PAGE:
Digital motion X-ray (DMX) is an X-ray video: many hundreds or even thousands of X-ray images strung together.1 This technology seems amazing, and maybe it offers some diagnostic hope to people with serious, mysterious chronic pain, especially in the neck and back. For instance, these two videos (part 1, part 2) show several cervical spine injuries that somehow (!) escaped previous diagnosis. Some DMX videos are really eyebrow raising, like this cringe-inducer:
In this video, the patient’s head is almost literally falling off. The 1st cervical vertebra is not fully attached to the 2nd!
I asked my friend Dr. Rob what he knew about DMX. (This is Dr. Rob of One-Minute Medical School and two medical specialty degrees, including nuclear medicine — the man knows a lot about imaging and rays.) His initial answer: “Not a thing, and that right there should tell you something. I’m not aware of this in any radiology practice.”
Why not? The technology is fascinating — but rather morbidly so. Despite its capabilities, this is not a common or mainstream medical technology. It is used almost exclusively by chiropractors, and has a dark side: radiation exposure. Getting any X-ray involves some risk, and DMX requires a lot of X-rays. Dr. Rob:
You need a potent fluoro beam to shoot through the neck and make the bones light up that nicely, and the beam just keeps going and going. I can see why Health Canada pulled the license.2
X-Rays are dangerous
With great power comes great responsibility. Radiation is dangerous! When you quickly soak up one Sievert — a measure of radiation — your lifetime risk of a cancer goes up by about 8%. That’s a lot of radiation, and a normal X-ray is a lot less. A series of five conventional cervical spine X-rays doses a patient with about .27mSv (thousandths of a Seivert),3 which is pretty small. Nevertheless, good doctors take it seriously and always avoid unnecessary X-rays. Radiologists and technicians carefully tune X-ray equipment to minimize exposure to both patients and medical staff.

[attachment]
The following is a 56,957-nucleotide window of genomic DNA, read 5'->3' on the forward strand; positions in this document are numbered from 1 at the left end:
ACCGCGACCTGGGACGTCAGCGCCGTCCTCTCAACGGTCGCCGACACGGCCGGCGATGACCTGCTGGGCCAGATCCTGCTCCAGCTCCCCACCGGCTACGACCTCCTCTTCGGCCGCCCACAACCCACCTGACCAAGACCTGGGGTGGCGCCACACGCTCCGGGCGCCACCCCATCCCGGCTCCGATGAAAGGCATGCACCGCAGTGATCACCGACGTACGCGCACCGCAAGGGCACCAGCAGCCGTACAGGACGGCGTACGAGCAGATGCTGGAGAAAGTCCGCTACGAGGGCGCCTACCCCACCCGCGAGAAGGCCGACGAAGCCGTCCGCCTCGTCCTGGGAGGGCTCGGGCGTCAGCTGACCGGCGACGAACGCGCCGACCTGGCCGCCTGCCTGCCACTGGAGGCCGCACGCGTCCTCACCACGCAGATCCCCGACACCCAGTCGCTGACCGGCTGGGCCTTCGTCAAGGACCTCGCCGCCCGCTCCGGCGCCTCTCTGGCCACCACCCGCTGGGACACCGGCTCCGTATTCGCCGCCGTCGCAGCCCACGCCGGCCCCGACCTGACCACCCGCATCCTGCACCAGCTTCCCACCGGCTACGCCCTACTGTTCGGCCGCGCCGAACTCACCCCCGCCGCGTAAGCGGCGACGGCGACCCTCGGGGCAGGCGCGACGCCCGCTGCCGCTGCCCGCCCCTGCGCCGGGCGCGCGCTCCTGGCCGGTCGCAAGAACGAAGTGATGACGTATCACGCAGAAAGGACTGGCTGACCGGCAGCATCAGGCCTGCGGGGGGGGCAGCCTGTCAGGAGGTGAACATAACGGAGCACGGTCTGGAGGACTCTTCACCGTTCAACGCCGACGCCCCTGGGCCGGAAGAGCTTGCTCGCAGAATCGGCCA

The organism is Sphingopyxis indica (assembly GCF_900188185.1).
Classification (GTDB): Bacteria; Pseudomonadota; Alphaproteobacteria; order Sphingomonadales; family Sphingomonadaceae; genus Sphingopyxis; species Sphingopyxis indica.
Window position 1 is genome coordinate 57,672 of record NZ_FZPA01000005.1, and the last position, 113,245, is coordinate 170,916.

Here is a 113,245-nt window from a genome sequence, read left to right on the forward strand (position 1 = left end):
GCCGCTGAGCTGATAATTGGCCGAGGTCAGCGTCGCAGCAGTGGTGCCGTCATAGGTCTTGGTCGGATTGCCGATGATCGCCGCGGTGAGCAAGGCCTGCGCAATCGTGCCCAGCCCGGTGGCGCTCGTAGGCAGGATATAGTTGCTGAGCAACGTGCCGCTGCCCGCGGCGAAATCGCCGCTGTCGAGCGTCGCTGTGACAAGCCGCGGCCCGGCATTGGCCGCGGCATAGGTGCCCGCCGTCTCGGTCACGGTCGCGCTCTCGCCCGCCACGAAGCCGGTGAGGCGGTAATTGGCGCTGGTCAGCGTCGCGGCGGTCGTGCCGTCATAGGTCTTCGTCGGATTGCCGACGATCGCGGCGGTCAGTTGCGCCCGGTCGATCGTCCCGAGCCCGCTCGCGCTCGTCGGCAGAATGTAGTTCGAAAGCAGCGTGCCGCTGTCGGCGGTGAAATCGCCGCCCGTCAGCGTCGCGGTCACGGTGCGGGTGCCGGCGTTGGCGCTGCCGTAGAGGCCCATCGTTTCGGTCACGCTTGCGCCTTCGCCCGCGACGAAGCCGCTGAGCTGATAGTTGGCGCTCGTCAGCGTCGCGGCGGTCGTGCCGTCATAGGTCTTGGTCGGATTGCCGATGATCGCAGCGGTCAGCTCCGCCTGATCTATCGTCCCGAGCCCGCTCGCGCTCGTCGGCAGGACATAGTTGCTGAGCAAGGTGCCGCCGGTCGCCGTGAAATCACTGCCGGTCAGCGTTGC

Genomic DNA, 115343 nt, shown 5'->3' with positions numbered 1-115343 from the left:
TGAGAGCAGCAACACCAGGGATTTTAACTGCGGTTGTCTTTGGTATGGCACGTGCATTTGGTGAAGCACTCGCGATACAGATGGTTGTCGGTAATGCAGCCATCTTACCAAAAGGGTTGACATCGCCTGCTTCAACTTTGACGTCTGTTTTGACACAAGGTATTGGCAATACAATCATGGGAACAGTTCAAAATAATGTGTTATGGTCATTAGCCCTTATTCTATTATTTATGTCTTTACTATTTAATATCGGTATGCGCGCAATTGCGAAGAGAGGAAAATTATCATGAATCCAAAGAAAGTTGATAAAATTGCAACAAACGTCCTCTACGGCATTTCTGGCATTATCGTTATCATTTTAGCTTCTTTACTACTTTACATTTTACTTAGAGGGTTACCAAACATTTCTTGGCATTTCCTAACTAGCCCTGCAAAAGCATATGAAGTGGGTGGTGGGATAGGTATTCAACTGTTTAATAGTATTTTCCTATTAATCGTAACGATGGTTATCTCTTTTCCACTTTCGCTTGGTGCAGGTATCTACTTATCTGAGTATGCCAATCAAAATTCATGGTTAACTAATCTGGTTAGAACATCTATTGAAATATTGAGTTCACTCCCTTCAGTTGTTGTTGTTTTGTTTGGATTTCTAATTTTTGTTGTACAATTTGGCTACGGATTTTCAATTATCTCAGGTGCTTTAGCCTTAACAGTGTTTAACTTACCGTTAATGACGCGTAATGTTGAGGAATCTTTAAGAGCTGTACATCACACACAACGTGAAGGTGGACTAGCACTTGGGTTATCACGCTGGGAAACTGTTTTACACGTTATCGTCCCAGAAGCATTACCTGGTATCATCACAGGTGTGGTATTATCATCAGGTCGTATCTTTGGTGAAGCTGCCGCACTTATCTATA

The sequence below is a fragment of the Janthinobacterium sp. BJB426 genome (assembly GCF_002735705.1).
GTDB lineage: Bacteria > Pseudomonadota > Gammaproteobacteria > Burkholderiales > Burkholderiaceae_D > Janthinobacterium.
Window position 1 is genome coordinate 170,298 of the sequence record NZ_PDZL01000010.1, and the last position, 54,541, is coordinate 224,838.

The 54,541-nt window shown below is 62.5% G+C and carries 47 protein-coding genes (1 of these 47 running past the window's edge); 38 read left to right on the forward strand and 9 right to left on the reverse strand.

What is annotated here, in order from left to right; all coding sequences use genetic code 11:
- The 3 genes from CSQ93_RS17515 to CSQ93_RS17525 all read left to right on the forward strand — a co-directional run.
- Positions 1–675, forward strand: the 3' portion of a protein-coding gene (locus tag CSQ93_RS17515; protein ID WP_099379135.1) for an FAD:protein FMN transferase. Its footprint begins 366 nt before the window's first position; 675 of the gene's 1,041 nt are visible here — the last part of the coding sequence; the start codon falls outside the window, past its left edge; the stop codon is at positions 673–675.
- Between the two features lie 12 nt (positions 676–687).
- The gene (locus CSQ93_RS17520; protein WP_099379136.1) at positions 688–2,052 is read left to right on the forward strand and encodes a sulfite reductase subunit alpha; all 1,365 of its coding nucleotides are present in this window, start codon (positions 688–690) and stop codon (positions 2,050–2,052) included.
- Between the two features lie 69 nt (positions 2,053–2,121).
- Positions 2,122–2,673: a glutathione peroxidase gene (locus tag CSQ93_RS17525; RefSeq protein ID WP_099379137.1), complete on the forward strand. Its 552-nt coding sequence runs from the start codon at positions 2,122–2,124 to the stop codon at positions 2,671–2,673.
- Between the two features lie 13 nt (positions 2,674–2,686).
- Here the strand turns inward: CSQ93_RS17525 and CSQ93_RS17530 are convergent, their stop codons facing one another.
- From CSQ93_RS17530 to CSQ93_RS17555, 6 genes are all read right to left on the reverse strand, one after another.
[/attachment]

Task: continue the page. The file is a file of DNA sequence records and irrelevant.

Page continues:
If a regular series of five well-calibrated X-rays involves a little risk from radiation exposure, how much for hundreds of pictures at least? Video X-ray requires a series of X-rays, enough of them for animation, so by definition it involves more radiation exposure. How much more? Unknown — and that’s the problem. There are many variables, but even the best case scenario is a concern. Dr. Rob:
If the best case scenario — if the technology is comparable to fluoroscopy, if it’s properly calibrated, if the dosimetry is known and measured — the exposure could be roughly 40 times a normal series of five cervical spine X-rays [10mSv].4 Even that is significant. But the worst case, with poorly operated or calibrated equipment, could easily be much worse, even an order of magnitude [100 mSv]. By linear regression, which is the currently accepted way of estimating risk, that worst case scenario would involve an 0.8% increased lifetime risk of cancer. Which is a lot, when you’re talking about cancer.
Bear in mind that Health Canada banned this technology because of the unknowns: unknown energy output, and unknown calibration status particularly.
One final important note: it’s hard to connect radiation damage to its cause, because cancers can take 5 to 20 years to manifest after exposure. Food for thought.
Is it worth it?
So, how badly do you need that “high-tech” diagnosis? (It’s not really high tech. It’s just an X-ray movie.) Is it worth an increased risk of cancer? Possibly even a greatly increased risk? To diagnose conditions that, mostly, can and should be diagnosed any other way? Including relatively straightforward dynamic MRI, which just takes a few images in a range of neck positions, visualizing at just as much information (or much more) with well standardized and relatively safe technology.5
Yes, it is true that scary problems can be missed by doctors that might well be spotted with DMX6 — although medical mistakes are generally exaggerated and misunderstood,7 and it doesn’t mean it’s a good idea to soak yourself in X-rays to chase them down. Any radiologist who actually missed something as serious as a complete fracture in the upper neck would probably get sued.